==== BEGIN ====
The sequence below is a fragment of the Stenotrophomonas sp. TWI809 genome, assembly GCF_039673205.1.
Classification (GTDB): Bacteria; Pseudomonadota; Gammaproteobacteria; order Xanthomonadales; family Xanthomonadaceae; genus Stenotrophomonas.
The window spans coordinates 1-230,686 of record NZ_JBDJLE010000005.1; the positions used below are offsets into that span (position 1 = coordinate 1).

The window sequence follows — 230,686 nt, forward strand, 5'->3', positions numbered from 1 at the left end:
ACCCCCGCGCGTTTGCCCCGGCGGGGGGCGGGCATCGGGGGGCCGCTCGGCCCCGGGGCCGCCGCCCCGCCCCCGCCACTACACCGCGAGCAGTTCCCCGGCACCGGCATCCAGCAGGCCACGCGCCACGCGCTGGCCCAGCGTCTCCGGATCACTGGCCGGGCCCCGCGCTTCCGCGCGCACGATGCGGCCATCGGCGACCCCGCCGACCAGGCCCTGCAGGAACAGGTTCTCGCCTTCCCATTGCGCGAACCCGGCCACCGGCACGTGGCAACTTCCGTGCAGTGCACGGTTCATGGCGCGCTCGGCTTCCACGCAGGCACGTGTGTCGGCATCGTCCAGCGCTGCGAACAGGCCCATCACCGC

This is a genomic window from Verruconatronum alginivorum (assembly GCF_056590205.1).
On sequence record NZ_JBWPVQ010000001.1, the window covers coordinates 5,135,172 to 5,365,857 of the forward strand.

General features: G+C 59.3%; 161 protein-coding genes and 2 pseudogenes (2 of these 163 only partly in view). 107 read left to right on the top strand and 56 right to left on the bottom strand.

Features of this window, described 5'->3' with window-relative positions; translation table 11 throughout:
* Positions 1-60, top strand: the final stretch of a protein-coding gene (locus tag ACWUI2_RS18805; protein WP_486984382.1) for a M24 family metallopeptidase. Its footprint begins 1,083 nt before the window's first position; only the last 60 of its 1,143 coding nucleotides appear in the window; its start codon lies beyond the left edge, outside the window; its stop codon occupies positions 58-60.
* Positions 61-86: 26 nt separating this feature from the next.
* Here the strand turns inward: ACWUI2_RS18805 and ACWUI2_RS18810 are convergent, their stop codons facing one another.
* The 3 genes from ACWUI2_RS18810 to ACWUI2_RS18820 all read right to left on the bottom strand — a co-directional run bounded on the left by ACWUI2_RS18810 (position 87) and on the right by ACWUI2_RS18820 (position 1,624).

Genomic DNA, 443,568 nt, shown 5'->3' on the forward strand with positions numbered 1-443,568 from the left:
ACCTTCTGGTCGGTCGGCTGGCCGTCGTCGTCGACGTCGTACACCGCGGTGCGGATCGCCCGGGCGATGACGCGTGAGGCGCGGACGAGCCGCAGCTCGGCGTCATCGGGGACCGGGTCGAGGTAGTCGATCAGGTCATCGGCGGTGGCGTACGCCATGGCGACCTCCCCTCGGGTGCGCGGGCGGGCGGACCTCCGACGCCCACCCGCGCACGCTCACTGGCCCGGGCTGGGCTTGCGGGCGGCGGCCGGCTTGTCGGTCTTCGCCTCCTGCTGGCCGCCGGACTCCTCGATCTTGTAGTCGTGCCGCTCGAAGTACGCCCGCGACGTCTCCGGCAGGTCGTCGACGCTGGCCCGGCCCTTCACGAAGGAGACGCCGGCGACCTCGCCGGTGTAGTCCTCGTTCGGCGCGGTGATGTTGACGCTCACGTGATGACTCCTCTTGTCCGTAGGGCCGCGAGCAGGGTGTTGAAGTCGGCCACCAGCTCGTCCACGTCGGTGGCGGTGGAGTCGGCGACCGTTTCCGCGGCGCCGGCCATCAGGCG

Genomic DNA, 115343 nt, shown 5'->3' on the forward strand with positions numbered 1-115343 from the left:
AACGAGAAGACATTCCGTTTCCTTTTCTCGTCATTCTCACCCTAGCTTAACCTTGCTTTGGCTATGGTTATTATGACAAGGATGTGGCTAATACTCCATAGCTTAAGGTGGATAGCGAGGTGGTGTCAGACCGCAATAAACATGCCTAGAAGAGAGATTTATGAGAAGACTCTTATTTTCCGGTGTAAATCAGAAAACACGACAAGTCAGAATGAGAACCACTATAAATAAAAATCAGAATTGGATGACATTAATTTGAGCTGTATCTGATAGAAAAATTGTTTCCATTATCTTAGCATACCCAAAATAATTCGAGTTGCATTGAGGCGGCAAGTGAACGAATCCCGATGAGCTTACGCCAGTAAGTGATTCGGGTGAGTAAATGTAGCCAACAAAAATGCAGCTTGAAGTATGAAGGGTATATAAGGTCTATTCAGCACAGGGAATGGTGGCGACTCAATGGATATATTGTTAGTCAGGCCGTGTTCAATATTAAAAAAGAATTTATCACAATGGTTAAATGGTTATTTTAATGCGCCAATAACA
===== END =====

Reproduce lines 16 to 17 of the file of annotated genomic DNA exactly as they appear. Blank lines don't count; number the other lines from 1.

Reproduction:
Genomic DNA, 115343 nt, shown 5'->3' on the forward strand with positions numbered 1-115343 from the left:
AACGAGAAGACATTCCGTTTCCTTTTCTCGTCATTCTCACCCTAGCTTAACCTTGCTTTGGCTATGGTTATTATGACAAGGATGTGGCTAATACTCCATAGCTTAAGGTGGATAGCGAGGTGGTGTCAGACCGCAATAAACATGCCTAGAAGAGAGATTTATGAGAAGACTCTTATTTTCCGGTGTAAATCAGAAAACACGACAAGTCAGAATGAGAACCACTATAAATAAAAATCAGAATTGGATGACATTAATTTGAGCTGTATCTGATAGAAAAATTGTTTCCATTATCTTAGCATACCCAAAATAATTCGAGTTGCATTGAGGCGGCAAGTGAACGAATCCCGATGAGCTTACGCCAGTAAGTGATTCGGGTGAGTAAATGTAGCCAACAAAAATGCAGCTTGAAGTATGAAGGGTATATAAGGTCTATTCAGCACAGGGAATGGTGGCGACTCAATGGATATATTGTTAGTCAGGCCGTGTTCAATATTAAAAAAGAATTTATCACAATGGTTAAATGGTTATTTTAATGCGCCAATAACA